The phrase “community relations,” narrowly understood, simply describes a company’s interactions with the community in which it resides. The use of this phrase by businesses, the media, and students of business, however, almost always signifies something more than ordinary relationships and includes voluntary actions that either are (or can be interpreted as) done just for the good of the community. This produces ambiguities and conflicts. A strictly “free market” view of business defines a company as working for its stockholders under law; any charitable work or contributions are thus shorting what stockholders are due. A more modern view, which arose in the 1960s under the rubric of “social responsibility,” defines corporations as involved in, indeed responsible for, achieving social goods over and above profits.
Ambiguity also arises from the fact that many businesses are small and, in effect, the extensions of one or two individuals who are viewed as autonomous persons— while large corporations are collectives managed by hired functionaries. Two definitions of community relations are thus equally correct. One defines community relations as the corporation’s unforced contributions to the community. The other makes community relations a branch of public relations—a form of communications.
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Community relations may be the consequence of a generous corporate culture in which relations just happen to be helpful. Thus a company may have acquired a good reputation because it is always ready to help when asked in different ways—through people, money, or providing equipment. Managers at all levels understand in advance that this is sanctioned and approved. It is a corporate tradition, the way that things are done.
In another company, community relations may take a much more publicly visible form. The company will be proactively generous. It may sponsor an annual festival, for instance; it may be the chief support of a famous hospital or research center; or it may be well-known for lending executives to civic causes or for taking a leadership role in fund-raising activities for the orchestra or the community theater. Such behavior is often the long, institutionalized shadow of a famous founder who set such activities going. They are still pursued with energy, at high cost, with a high level of public recognition.
In the very nature of things, it is always difficult, in such cases, to distinguish “generosity” from “corporate pride.”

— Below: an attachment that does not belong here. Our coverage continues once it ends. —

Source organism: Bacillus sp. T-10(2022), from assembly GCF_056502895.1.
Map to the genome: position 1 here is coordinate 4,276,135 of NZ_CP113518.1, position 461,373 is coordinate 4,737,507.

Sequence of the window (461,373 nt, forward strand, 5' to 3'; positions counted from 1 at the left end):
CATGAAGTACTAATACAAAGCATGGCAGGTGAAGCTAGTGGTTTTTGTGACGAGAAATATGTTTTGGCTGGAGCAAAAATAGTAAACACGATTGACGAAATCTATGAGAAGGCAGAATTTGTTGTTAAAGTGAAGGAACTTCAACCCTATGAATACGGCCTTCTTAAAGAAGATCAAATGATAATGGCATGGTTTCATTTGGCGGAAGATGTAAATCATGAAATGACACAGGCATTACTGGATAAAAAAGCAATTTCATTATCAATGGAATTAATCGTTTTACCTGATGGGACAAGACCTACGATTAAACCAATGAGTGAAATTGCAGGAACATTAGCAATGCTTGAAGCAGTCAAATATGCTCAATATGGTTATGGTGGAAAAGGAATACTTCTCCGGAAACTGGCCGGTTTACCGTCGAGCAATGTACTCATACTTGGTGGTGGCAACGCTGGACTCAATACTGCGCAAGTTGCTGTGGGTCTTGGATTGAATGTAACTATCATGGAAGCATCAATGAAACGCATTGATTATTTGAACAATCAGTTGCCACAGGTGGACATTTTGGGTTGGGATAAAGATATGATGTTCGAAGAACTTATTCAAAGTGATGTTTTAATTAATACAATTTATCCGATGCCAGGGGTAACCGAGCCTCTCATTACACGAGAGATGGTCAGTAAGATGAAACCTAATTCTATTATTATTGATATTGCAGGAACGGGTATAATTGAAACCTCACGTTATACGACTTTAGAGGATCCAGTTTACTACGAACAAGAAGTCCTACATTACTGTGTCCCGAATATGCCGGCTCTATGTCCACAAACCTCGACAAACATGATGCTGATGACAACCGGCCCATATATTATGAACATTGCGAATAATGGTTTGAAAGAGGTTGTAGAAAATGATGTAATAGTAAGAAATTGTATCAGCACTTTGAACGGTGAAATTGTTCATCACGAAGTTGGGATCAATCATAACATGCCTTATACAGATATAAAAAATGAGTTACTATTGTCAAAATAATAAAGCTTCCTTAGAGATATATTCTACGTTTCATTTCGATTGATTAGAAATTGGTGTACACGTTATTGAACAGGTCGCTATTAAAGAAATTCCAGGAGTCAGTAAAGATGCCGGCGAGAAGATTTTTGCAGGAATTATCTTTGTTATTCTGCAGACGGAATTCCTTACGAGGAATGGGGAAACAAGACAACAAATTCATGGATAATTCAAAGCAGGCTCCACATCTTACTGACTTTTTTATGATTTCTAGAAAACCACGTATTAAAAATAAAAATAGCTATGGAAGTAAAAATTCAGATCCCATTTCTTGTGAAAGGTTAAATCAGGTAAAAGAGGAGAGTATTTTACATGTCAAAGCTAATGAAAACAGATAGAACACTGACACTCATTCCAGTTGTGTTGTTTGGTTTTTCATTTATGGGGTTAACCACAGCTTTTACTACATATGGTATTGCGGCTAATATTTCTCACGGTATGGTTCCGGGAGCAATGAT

Yet another form that community relations takes is that of a communications program the purpose of which is to improve or maintain a company’s reputation at least cost; here the underlying idea is that good community relations are good for business, but the community must be “educated” to the values the company brings to it.
Under such a program, the company publicizes information about its activities. If it expands, it presents adding jobs in a favorable light. If it closes an operation, it presents its out-placement and employee counseling activities in the most favorable light. Anything even remotely associated with the community is interpreted as a contribution whether it is or not. The driving force in these cases is “perception,” and the philosophical underpinning is that “perception is reality.”
Community relations may also take a very proactive form but arising as parts of defensive strategies. Thus companies sometimes engage in or even initiate program activities, exploited to the maximum by using public relations, in order to counter a single unfavorable event or a chronic problem. A major fire blamed on poor supervision may be the triggering event; the chronic problem may be the production of toxic wastes or a strong odor that occasionally rises from its factory.
This description clearly shows that community relations is a conscious expression of corporate will and that the motives behind it become visible to the public over time. The more free the activity is, i.e., the less it is necessitated by unfavorable events, the more the community will value it; similarly, the less credit the company seeks, the more credit it will get.
Justifications And Motivations
Commenting on a survey of 255 business executives, The Boston College Center for Corporate Community Relations stated in a 2000 press release: “Half of manufacturing executives say corporate citizenship will become more important in the next three to five years and 95 percent agree that a positive reputation in the community will help them achieve business objectives.” A few lines later the press release continues: “Survey respondents agree that companies should organize volunteer programs, give grants to nonprofit organizations, and help to solve society’s problems. Despite their good intentions, however, some 70 percent of survey respondents admit they fail to consider community goals in business unit plans.”
Many hundreds of other releases, Web pages, brochures, speeches, papers, and exhortations state over and over again that community relations is “good for business.” Promoters of community relations programs link business benefits to participation thinking perhaps that businesses require a pragmatic reason to share resources.
The discontinuity between beliefs and actual behavior, however, as reported by Boston College, may be due to two factors. First, businesses may be principally motivated to participate in programs by the personal and humanitarian inclinations of owners and executives— not for business reasons (unless some problem needs to be addressed). Second, data are very difficult to find that produce immediate and direct linkages between, say, charitable contributions, organizing volunteer programs, providing vehicles for a clean-up event, or the establishment of a scholarship program—and the bottom line.
See also: Public Relations